Pain of shingles (herpes zoster) significantly interferes with daily life

Oct 04, 2010

Acute herpes zoster, or shingles, interferes with all health areas for people with the condition, including sleep, enjoyment of life and general activities, according to a study published in CMAJ (Canadian Medical Association Journal).

Herpes zoster is a reactivation of the (varicella-zoster) virus which results in pain and a rash with small blisters. It occurs in people who have had chicken pox and is most common in people over the age of 50, although younger people can have the condition. The lifetime risk of developing is about 30%, but may increase as life expectancies increase.

Policymakers are being asked to consider implementing vaccination programs for the zoster vaccine which is available as a preventative tool but more information is needed about the impact of shingles.

The MASTER study (Monitoring and Assessing Shingles Through Education and Research) was conducted in Canada to provide an in-depth understanding of the impact of shingles. The multi-centre study involved outpatients recruited through or specialists across Canada.

"Acute herpes zoster significantly affected quality-of-life and functional status," writes Dr. Marc Brisson, Laval University, with coauthors. "Sleeping, enjoyment of life, general activities, mood, normal work and quality-of-life domains of pain/discomfort and usual activities were particularly diminished. This was consistently observed across all age groups."

The discomfort of shingles can also persist for months after the acute phase, with 24% of people in the study developing pain (postherpetic neuralgia) after the rash healed. The risk increased for older people.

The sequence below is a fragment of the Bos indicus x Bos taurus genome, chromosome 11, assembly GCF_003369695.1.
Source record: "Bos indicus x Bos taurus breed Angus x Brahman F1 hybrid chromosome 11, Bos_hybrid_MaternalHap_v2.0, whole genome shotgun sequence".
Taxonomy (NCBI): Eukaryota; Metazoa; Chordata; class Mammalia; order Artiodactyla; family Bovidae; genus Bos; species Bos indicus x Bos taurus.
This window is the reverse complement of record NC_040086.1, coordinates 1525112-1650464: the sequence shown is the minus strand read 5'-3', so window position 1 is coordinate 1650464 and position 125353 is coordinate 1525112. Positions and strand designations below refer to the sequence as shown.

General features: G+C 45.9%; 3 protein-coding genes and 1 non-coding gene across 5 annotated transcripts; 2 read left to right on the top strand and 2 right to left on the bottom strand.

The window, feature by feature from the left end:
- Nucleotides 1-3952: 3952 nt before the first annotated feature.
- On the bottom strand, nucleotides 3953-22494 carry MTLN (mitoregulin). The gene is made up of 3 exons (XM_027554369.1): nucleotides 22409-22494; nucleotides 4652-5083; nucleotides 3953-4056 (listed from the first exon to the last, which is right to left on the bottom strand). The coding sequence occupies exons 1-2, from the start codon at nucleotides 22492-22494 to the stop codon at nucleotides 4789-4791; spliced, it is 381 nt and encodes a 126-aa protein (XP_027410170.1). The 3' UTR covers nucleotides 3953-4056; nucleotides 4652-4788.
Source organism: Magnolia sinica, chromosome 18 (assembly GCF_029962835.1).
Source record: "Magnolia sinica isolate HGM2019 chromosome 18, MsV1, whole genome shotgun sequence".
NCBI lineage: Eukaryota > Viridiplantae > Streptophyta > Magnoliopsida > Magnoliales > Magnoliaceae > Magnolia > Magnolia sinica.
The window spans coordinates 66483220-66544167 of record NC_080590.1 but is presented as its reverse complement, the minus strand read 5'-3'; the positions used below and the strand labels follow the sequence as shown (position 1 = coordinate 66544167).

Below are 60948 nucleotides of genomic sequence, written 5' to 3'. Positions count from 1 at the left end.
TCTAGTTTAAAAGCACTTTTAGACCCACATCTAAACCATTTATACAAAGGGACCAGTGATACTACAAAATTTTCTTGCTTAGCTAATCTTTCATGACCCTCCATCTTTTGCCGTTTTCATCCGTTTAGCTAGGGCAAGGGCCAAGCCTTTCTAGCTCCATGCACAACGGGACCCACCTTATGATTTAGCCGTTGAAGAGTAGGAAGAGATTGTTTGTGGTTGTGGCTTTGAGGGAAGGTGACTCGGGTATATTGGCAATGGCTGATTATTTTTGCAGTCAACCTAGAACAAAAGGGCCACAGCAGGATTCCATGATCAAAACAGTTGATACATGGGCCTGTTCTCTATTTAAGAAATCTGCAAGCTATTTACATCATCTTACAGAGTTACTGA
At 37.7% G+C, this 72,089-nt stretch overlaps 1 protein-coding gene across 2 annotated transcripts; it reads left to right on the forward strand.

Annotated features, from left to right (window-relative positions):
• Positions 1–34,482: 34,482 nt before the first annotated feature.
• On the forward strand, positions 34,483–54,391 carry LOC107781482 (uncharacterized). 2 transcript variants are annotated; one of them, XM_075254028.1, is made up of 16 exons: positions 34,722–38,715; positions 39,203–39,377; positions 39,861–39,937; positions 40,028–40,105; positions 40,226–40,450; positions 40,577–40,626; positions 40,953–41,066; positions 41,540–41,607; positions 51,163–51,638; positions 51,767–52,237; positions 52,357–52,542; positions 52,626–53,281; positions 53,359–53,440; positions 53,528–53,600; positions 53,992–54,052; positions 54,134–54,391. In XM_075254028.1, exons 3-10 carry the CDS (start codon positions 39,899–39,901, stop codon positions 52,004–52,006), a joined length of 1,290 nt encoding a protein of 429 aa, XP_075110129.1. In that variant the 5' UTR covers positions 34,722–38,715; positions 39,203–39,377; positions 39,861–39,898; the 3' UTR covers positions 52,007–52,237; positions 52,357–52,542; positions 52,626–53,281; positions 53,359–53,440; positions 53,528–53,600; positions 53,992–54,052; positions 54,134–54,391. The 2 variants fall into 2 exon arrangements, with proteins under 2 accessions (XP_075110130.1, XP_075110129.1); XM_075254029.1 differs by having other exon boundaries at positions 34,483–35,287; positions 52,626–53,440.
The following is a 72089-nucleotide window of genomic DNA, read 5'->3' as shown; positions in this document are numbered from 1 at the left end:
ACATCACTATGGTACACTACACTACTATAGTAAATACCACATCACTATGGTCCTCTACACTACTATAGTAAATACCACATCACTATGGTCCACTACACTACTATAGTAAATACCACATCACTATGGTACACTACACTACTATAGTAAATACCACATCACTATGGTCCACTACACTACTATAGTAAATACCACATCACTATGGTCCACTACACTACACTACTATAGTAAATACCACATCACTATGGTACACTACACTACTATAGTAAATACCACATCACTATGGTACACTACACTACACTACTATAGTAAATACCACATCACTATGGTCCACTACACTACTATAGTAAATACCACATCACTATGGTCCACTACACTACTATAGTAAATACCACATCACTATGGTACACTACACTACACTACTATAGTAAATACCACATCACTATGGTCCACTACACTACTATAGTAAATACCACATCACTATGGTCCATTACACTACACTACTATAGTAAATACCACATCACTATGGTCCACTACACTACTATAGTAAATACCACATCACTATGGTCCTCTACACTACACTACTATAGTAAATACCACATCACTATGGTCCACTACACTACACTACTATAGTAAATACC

The researchers conclude that this study reinforces "the need for effective prevention strategies, such as vaccination, and additional early intervention to reduce the burden of herpes zoster and postherpetic neuralgia."

Explore further: Obama addresses West Africans on facts about Ebola

add to favorites email to friend print save as pdf

Related Stories

Childhood chicken pox could affect oral health years later

Feb 18, 2009

You may recall as a child catching the itchy red rash, chicken pox. The unsightly infection was caused by the varicella zoster virus and was responsible for nearly 4 million cases each year, according to the Centers for Disease ...

Oxycodone Effective Against Shingles Pain

Mar 27, 2009

(PhysOrg.com) -- The painkiller oxycodone is effective at treating the acute pain of shingles, an illness that often causes severe pain which can become long-lasting and sometimes even permanent.

Recommended for you

Obama addresses West Africans on facts about Ebola

5 hours ago

President Barack Obama urged West Africans on Tuesday to wear gloves and masks when caring for Ebola patients or burying anyone who died of the disease. He also discouraged the traditional burial practice ...

Gluten-free diet benefits asymptomatic EmA+ adults

5 hours ago

(HealthDay)—Asymptomatic individuals with endomysial antibodies (EmA) benefit from a gluten-free diet (GFD), according to a study published in the September issue of Gastroenterology.

Another US health worker infected with Ebola

5 hours ago

A third American health worker has tested positive for the Ebola virus while working with patients in West Africa, the Christian missionary group SIM said Tuesday.

UN implores all countries to help on Ebola

7 hours ago

The international group Doctor Without Borders warned Tuesday that the world is 'losing the battle' against Ebola, while U.N. officials implored all countries to quickly step up their response by contributing health experts ...

Travel restrictions could worsen Ebola crisis: experts

12 hours ago

Travel restrictions could worsen West Africa's Ebola epidemic, limiting medical and food supplies and keeping out much-needed doctors, virologists said Tuesday as the disease continued its deadly spread.

User comments : 0